“O” is for orgasm.
Party of one this Valentine’s Day? No worries. Ahead of the holiday, we spoke to Felicia Hershenhorn, the self-proclaimed “pleasure princess” and CEO of intimate wellness company RUNI, to discuss how to achieve the big “O” without a sexual partner and enjoy the benefits of self-intimacy.
Find out how to enhance your relationship with yourself down below.
Pleasure isn’t predictable
Pleasure can take time to achieve. That’s why Hershenhorn reminded us not to set our expectations too high. “Regardless of where you’re at in your journey of self-love, pleasure can change from week to week or even session to session,” she noted.
She further explained that it’s important to remember that orgasms are not always the ultimate goal. In her words, “Sometimes it’s about the squeeze and not the juice.”
Additionally, Hershenhorn lends the following advice when trekking down a self-love journey:
- Prioritize how you actually feel instead of how you think you should feel.
- Release any expectations and let this be your time to let go and become fully aware of your body, mind, and soul.
- Consider what excites you, what do you need, and what can you let go of
She encourages everyone to take the time to connect with themselves and stop overthinking and start feeling.
Setting the mood
Although Hershenhorn acknowledged that setting the mood for yourself can feel silly, she advised it’s far more necessary than you’d think. “Mind-blowing orgasms are not just about the actual climax. It’s largely about what comes before it,” she explained.
Much like warming up before you exercise, Hershenhorn said that setting the right mood and indulging in foreplay can set you up for the big “O” because it allows your body to warm up and lubricate (if you have a vulva). “Foreplay can be undressing in front of a mirror or using a small mirror to see the different parts of your body,” she suggested.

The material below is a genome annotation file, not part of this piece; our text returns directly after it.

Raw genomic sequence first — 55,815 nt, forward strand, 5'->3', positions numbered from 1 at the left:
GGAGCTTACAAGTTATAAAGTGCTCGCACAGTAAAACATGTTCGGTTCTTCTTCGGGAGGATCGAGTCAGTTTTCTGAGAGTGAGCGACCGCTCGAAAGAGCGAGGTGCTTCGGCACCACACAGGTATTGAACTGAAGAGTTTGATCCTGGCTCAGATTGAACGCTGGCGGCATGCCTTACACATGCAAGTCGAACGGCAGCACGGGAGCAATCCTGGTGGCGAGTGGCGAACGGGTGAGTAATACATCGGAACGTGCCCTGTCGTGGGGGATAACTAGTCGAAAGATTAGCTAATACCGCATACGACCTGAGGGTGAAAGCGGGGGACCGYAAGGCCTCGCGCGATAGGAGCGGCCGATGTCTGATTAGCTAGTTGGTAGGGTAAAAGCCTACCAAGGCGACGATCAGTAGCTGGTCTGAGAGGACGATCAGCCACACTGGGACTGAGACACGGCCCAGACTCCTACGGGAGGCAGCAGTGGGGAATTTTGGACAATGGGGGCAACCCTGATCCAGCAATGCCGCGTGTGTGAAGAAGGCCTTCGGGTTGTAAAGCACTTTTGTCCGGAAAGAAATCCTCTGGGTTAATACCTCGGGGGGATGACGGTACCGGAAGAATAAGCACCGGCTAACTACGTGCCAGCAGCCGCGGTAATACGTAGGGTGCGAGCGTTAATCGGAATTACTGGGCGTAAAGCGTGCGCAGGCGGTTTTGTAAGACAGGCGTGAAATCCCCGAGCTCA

Hershenhorn said that the true goal is to deepen the intimacy and connection with yourself. She added, “I call this mindful masturbation, and there’s nothing sexier than the process of falling in love with yourself and your body in real-time.”
Lube it up
If you thought that lube and sex serums were just for penetrative sex, Hershenhorn said to think again. “A lot of people can benefit from using a good lubricant or serum before masturbation,” she advised.
She recommended RUNI’s Play Primer because, much like the name suggests, the lubricant is meant to prepare you for all sorts of play, whether personal (it’s compatible with toys) or with a partner. It’s also designed to help stimulate arousal for bigger and better orgasms. “It’s been known to give five-minute aftershocks,” she added.
For those looking for a non-penetrative way to stimulate themselves, Hershenhorn suggested dripping Play Primer along your torso or applying the product to your fingertip to create trails along your skin to feel the different erogenous zones light up with excitement.
Touch, tease, and toys
According to Hershenhorn, people with vulvas can achieve orgasm easier and faster through clitorial stimulation since it’s the primary function of the clitoris.
“Take time to explore all of your erogenous zones with your hands or toys,” she suggested, noting the importance of experimenting with different thresholds of firmness, speed, and pressure, both internally and externally. “Tease yourself with timing. Ease in and then ease off. Of course, you don’t need to do this all at once or even in the same session, but take your time and enjoy the experience.”
Check-in with yourself
Since self-connection and communication are the foundations for achieving incredible orgasms, Hershenhorn encourages you to carve out time to check in with yourself: Think about what you like, what you don’t like, what you’re willing to try, and what piques your curiosity.
Hershenhorn reminded us that the self-intimacy journey is just like a self-care routine — with trial and error, you’ll find what works for you.
“This is your time to explore, be curious, and engage with yourself,” she said. “The reality is, no one gives us a guidebook on how to talk about or handle our bodies, sensuality, or sexuality. While this can be scary, it can also be encouraging because we are never done learning.”